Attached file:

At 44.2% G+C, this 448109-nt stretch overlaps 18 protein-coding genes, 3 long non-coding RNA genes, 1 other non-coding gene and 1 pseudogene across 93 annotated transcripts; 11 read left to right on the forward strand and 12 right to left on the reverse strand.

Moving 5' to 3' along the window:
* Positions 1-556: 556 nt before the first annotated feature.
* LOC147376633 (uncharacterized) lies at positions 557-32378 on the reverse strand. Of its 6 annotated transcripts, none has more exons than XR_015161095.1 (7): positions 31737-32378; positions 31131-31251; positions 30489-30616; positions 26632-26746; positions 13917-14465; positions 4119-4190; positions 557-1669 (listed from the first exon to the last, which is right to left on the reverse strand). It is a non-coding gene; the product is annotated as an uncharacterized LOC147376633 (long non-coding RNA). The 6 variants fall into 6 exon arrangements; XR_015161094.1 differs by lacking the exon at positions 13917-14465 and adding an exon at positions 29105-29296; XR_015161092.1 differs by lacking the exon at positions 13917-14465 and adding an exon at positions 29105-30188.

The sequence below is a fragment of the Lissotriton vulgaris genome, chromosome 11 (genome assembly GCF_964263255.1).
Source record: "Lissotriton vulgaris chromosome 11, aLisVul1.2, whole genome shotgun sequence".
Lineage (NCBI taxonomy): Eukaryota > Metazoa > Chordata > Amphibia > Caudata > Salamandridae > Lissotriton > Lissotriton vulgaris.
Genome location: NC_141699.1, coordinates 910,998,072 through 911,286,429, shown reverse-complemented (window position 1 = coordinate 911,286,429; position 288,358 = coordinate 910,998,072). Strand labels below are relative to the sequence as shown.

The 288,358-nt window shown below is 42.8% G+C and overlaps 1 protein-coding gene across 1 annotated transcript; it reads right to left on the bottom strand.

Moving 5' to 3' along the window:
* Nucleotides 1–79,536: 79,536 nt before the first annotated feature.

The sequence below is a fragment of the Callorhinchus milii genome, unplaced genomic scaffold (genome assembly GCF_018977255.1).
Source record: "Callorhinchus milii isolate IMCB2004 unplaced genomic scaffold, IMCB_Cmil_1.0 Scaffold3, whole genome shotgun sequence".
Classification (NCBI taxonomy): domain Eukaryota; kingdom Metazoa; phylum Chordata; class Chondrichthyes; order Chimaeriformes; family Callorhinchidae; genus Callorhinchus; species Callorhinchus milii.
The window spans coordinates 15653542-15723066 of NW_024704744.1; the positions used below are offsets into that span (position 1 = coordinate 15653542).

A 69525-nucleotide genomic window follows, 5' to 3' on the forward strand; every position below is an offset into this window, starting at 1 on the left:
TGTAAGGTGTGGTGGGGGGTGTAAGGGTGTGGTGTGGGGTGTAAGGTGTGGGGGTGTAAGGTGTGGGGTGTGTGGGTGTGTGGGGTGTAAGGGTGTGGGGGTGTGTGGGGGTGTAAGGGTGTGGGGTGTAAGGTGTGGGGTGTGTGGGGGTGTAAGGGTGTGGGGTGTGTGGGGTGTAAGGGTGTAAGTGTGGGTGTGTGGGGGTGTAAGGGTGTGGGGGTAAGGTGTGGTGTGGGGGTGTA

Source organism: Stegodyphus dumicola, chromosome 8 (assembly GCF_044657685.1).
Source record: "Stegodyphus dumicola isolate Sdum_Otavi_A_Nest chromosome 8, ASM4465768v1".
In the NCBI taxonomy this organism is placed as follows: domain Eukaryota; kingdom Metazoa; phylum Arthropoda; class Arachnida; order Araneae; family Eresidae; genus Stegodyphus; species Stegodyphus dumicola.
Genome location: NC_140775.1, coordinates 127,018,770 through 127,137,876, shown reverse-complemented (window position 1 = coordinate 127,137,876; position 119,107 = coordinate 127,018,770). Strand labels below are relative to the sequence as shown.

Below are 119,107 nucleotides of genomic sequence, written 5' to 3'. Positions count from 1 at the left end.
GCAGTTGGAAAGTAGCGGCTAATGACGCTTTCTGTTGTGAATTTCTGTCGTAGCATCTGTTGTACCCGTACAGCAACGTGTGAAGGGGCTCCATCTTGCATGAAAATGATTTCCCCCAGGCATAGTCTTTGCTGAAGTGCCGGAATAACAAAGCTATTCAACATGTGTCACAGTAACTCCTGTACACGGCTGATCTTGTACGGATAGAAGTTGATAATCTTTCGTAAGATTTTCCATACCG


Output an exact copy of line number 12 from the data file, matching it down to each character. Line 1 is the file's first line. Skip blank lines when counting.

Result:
The sequence below is a fragment of the Callorhinchus milii genome, unplaced genomic scaffold (genome assembly GCF_018977255.1).